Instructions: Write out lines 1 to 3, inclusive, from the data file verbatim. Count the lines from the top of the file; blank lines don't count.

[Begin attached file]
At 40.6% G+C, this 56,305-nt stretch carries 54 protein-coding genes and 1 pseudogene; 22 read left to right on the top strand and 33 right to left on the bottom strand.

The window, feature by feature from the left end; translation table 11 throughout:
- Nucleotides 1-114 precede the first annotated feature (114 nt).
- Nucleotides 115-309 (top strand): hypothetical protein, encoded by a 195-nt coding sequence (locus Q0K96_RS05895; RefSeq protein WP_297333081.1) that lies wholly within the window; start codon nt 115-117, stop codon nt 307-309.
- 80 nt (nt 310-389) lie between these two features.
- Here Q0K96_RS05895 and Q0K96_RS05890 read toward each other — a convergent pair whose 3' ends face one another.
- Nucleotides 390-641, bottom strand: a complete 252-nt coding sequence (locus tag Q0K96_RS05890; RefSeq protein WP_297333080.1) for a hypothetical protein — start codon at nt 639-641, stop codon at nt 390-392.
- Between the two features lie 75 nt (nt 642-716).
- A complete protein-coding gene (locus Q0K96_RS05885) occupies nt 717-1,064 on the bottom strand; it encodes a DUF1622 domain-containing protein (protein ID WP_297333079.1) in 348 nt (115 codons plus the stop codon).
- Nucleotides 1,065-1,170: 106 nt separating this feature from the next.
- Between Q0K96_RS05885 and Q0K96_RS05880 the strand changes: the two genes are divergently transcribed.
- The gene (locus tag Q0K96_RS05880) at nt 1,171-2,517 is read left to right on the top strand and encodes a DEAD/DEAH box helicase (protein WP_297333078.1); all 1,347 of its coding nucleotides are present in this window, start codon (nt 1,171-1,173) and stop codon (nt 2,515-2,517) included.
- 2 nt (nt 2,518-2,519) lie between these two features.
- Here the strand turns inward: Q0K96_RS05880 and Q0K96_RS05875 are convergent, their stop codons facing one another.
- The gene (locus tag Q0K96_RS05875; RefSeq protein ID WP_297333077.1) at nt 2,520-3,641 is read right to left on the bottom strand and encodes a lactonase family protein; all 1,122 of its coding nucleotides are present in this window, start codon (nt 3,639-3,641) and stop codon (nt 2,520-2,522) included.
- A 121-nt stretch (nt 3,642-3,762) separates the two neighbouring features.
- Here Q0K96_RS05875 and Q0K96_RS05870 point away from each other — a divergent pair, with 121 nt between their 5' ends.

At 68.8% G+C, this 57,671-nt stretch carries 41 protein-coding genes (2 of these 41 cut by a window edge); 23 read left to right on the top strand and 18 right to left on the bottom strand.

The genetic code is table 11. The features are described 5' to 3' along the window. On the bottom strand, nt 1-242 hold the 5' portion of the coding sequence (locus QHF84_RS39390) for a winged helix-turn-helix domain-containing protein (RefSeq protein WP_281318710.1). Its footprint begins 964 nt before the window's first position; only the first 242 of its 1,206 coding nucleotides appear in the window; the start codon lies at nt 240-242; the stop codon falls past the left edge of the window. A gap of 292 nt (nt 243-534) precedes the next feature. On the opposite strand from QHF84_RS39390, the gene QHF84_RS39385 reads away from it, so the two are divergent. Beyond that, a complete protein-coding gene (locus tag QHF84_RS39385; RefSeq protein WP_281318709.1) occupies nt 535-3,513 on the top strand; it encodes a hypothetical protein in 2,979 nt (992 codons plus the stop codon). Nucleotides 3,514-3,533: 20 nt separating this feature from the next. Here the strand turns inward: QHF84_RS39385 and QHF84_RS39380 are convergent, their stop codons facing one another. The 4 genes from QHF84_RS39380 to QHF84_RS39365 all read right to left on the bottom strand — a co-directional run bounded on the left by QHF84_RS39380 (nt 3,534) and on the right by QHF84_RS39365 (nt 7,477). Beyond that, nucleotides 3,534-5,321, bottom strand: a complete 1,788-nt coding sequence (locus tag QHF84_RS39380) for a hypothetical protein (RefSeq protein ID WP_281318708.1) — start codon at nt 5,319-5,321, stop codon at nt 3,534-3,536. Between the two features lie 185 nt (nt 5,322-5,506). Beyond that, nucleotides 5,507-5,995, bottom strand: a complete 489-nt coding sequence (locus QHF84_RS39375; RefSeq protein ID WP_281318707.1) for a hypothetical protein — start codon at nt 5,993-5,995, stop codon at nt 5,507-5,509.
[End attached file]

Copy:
At 40.6% G+C, this 56,305-nt stretch carries 54 protein-coding genes and 1 pseudogene; 22 read left to right on the top strand and 33 right to left on the bottom strand.

The window, feature by feature from the left end; translation table 11 throughout:
- Nucleotides 1-114 precede the first annotated feature (114 nt).